|I think I remember what a pearl looks like. Ah, its been so long between pearls. I will try to construct one from memory, first principles and logic.
To begin, let us imagine the largest pearl in the world sits on a red table in a room with a blue ceiling. I am the viewer and I view the perl from the front while behind me is a window. Outside it is a fine bright sunny day.
Now if the perl was someone elses 'eye' this is what it would see.
Me, basic and a little crude?
The window in the same condition.
Add a blue ceiling, some walls and a red table (this is roughly what the pearl would see if it could see). Next we squeeze it into a round shape (with a computer this is easy, in a painting you would work backward.) I am a little disappointed at this stage as it looks rather raw and nothing like a pearl. But, staring failure in the eye, we must proceed (forever faithful to our logic).
So lets us rid ourselves of the black edges. Then, since a pearl is not a perfect mirror, I will blur everything ...
Now we can and add a little milky screen (I remember pearls are a little milky, aren't they?)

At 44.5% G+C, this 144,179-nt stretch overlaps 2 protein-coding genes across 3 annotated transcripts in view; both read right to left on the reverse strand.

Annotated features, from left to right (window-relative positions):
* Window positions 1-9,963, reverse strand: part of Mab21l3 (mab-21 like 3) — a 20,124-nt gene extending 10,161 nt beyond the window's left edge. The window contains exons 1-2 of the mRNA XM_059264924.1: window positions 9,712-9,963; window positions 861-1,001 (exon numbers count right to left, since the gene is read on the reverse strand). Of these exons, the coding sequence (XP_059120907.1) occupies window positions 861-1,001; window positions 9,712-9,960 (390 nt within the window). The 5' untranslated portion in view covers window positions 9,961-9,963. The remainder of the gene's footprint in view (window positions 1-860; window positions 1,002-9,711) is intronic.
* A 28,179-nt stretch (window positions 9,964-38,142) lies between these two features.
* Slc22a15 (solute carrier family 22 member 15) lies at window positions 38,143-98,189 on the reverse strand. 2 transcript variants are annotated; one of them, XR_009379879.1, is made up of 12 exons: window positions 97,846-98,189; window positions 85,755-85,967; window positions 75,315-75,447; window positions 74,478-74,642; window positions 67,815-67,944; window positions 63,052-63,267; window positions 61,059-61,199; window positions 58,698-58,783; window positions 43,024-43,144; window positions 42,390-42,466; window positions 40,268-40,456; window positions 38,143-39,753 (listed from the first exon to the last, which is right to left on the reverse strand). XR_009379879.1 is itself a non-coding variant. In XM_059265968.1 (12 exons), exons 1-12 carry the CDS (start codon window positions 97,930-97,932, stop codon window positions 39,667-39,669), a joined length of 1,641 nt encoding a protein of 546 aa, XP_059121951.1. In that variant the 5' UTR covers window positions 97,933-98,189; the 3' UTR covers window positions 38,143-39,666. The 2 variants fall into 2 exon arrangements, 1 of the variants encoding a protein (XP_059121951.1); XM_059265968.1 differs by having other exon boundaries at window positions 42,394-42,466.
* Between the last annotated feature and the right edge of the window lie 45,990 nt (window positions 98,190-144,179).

Still too much saturated color and dark values - maybe another yellowish screen ...
OK let's cut it out and give it a hard edge ... as it is not made of fur (remember the previous lesson on edge texture) ...
That's looks better ... now for the suggested table and ceiling
Can't I have a string, seeing I made it myself?
Why, I'm virtually rich! So why can't a pauper have a millionaire's imagination? I expect any artist can always be rich beyond the dreams of mere mortals, the difficulty becomes one of keeping reality in plain view.
PS. I am concerned, you may think I am confusing computer graphics with oil painting. In either case we must learn the essence or nature of things before we can make them with paint - or computers. With the 'pearls,' as with the world, that is the starting point, and remember everything exists in relationship to light and other things. The rest is simple applied logic - either with a brush or computer. Some advanced lessons take up this point.
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